A Five-Starred Red Flag, The education Hong Kongers say no to

Alia | September 8th, 2012 - 6:45 am

Political comics by Guangbiao

Last night, some 120 thousand citizens of Hong Kong occupied the square in front of the government plaza to protest the so-called “national education” pushed by Beijing among primary and secondary schools. While government authorities insisted that teaching materials for “national education” are designed to promote better understanding of China, parents in Hong Kong see them as pro-CCP brainwashing propaganda. So what exactly does “national education” teach?

While materials in Hong Kong text books are not easily accessible, a short story from the Chinese text book for third graders in mainland China recently went viral online. Below is a rough translation. After reading, one couldn’t help but wonder that if similar stories are what kids in Hong Kong will get from “national education,” it is probably stupidity, not brainwashing propaganda, that the Hong Kongers have been protesting against.


A Five-Starred Red Flag

The first holiday during my studying abroad, I decided to go on a rafting trip. All packed, I put my backpack on the raft, held a Five-Starred Red Flag [China’s national flag] in my hands and set sail.

The raft drifted down the stream, and when the evening came, the river started to grow narrower and narrower. In case I lost the flag and to make my movements easier, I took the flag off the pole and wrapped it around my neck.

Soon, the raft reached a most swift current. It was complete darkness all around me. I wanted to shout loud and regain courage, but before I even opened my mouth, I was already in the strong current. When I got my conscience back, I found I was blocked by a big rock, with a few bruises and bumps on my head and body. My raft and backpack were nowhere to be found. I was lost, wandering about in desolate mountains. It wasn’t until the noon of the third day did I reached a little town and walked into a bread shop.

I told the shop owner about my situations. He understood my words but could do nothing other than shrugging his shoulders: “It has to be a fair trade. I give you bread, what can you give me in exchange?”

I didn’t have a penny on me at the time. Left with nothing to do, I took off the new coat I recently bought. The shop owner took a look at it, sniffed his nose and handed it back to me.

Suddenly, his eyes sparked with excitement and pointed at the Five-Starred Red Flag around my neck. He asked in amaze: “What is it?”

A bit hesitated, I took off the flag and unfolded it. The color of the exquisitely-made Five-Starred Red Flag, even after the wash of swift currents, was still dazzlingly bright.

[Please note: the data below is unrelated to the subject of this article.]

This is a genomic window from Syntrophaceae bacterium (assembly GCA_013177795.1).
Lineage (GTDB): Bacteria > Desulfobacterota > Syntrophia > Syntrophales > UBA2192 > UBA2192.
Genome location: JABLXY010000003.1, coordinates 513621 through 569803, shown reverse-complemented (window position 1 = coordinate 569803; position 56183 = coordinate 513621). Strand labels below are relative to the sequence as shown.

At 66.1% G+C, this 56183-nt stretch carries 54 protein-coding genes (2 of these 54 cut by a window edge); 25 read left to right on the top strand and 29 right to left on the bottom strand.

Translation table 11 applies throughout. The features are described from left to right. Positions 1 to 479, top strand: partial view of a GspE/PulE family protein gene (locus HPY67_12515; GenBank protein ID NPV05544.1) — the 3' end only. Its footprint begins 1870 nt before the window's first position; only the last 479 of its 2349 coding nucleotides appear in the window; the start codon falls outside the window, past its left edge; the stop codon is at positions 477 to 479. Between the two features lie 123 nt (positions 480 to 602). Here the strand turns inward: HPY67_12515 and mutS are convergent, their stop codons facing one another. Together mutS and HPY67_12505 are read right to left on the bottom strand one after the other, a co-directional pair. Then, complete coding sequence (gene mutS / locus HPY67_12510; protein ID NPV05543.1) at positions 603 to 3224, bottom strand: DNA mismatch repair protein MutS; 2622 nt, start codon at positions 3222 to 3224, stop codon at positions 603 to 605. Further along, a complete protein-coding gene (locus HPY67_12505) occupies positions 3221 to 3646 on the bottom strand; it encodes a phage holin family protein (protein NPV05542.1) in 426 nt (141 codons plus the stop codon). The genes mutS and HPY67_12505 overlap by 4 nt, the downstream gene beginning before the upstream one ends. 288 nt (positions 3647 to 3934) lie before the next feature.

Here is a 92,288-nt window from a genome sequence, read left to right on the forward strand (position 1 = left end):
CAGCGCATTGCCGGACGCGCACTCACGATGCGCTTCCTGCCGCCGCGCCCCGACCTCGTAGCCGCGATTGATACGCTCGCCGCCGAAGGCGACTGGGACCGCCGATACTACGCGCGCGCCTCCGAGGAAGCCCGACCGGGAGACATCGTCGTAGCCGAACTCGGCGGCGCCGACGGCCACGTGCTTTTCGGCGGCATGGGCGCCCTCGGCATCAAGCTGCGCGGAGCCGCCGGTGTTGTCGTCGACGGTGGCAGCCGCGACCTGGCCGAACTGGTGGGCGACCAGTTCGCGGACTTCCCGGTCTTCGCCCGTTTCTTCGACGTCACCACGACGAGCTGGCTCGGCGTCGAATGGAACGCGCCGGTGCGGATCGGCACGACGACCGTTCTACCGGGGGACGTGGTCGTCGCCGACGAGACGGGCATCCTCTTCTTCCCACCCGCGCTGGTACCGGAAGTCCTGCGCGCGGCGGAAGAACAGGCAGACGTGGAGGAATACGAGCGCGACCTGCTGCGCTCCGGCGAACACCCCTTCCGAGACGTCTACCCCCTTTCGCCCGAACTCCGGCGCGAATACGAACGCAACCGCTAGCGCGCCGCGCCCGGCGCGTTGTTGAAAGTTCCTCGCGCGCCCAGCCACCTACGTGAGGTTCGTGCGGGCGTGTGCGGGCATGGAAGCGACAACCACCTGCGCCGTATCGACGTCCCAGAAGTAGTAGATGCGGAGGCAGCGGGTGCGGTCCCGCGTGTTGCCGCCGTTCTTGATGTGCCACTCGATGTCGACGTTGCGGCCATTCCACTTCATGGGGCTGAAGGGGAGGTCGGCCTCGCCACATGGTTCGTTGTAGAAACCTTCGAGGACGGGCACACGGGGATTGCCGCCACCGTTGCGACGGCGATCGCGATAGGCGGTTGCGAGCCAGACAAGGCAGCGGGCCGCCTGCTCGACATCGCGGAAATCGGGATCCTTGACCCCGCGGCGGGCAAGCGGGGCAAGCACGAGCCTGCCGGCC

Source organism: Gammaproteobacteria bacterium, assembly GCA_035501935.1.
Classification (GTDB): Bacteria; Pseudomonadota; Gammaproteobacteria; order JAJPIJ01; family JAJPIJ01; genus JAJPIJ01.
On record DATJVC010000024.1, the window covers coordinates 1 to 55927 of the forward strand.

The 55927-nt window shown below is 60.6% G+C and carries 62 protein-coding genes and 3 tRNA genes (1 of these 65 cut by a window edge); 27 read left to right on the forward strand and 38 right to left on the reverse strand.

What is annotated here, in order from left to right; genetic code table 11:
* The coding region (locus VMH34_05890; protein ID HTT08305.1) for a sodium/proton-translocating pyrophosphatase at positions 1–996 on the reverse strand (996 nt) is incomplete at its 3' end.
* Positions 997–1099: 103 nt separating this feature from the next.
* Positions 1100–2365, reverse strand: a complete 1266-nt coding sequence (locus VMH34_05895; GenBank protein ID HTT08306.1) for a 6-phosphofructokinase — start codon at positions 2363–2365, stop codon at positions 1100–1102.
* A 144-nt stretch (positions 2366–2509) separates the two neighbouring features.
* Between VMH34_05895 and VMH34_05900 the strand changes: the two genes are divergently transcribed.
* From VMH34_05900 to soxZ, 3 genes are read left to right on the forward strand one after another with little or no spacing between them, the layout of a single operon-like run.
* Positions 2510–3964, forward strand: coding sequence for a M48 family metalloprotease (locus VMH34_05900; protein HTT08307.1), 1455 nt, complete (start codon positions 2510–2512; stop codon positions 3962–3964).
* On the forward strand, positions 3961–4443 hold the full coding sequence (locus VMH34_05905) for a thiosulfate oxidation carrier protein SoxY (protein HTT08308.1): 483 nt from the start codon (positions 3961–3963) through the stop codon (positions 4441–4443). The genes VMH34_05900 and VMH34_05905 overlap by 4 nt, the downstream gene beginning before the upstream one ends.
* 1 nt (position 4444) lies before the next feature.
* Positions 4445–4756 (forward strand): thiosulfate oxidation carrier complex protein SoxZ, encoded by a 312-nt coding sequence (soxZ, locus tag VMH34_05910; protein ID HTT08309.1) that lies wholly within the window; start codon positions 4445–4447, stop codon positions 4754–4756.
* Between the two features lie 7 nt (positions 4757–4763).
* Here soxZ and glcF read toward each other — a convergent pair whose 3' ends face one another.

The bread shop owner patted me and told me that I can exchange the flag for some bread.

My mind went blank for a second. Then I starred at the Five-Starred Red Flag for a long time. The bread shop owner turned around and picked up a piece of bread. Seeing no response from me, he thought that one piece was too little in my eyes and picked up another two pieces.

“Is this good enough? Let’s exchange.” He gestured to me that he was ready. I shook my head, painfully put on my coat, held the bright Five-Starred Red Flag tightly in my hands and waddled out. Suddenly, I fell down on the floor and lost my conscience.

When I woke up again, I was lying on a hospital bed. The bread shop owner was standing right by my bed. Finding out that I was awake, he gave me a thumbs up and said: “Take a good rest. I will take care of the expenses.”

It was until then did I saw the beautiful and pleasant-smelling flowers on the bedstand, and among the flowers, stood my beloved Five-Starred Red Flag.

For people who managed to read thus far, here is more….Following are suggestions for teachers on how to teach the story in class.

  1. Let students read the story and explain 4 things about the story that have moved them the most.
  2. Put emphasis on “refuse to exchange the Five-Starred Red Flad” and let students elaborate on why the action of refusing to exchange the flag have moved them.
  3. Q & A session. Ask why the “I” in the story has refused to exchange the flag and what situation he was in at the time.
  4. Let students read 4 to 12 paragraphs again and find out sentences that describe the bread shop owner’s different attitudes before and after. Let students share their thoughts on the changed attitudes.
  5. Let student discuss the bread shop owner’s changed attitudes and explain why (Hint: He was moved). Do the students also get moved?
  6. Show the following sentence to students “I shook my head, painfully put on my coat, held the bright flag tightly in my hands and waddled out.” Ask students why “I” shook his head and rejected the offer? What does the rejection show? What do student feel about the rejection? (Hint: Love for the national flag. Rather die than to give up the national flag)
  7. Class discussion topics. “The foreign shop owner was deeply moved by my sincere love for the Five-Starred Red Flag. Seeing me on the hospital bed, what would the shop owner say to me?” Or “As a fellow countrymen, You must be deeply moved by this oversea student, too. What would you say to him?” Select one from these two topics.

There is also a little assignment for this blog entry. Please image how a Chinese netizen would respond to the story and give an example. No curses allowed.

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A chronicle of China in 2013 by Offbeat China

One Response to “A Five-Starred Red Flag, The education Hong Kongers say no to”

  1. Someone thinks this story is hao-tastic…

    This story was submitted to Hao Hao Report – a collection of China’s best stories and blog posts. If you like this story, be sure to go vote for it….

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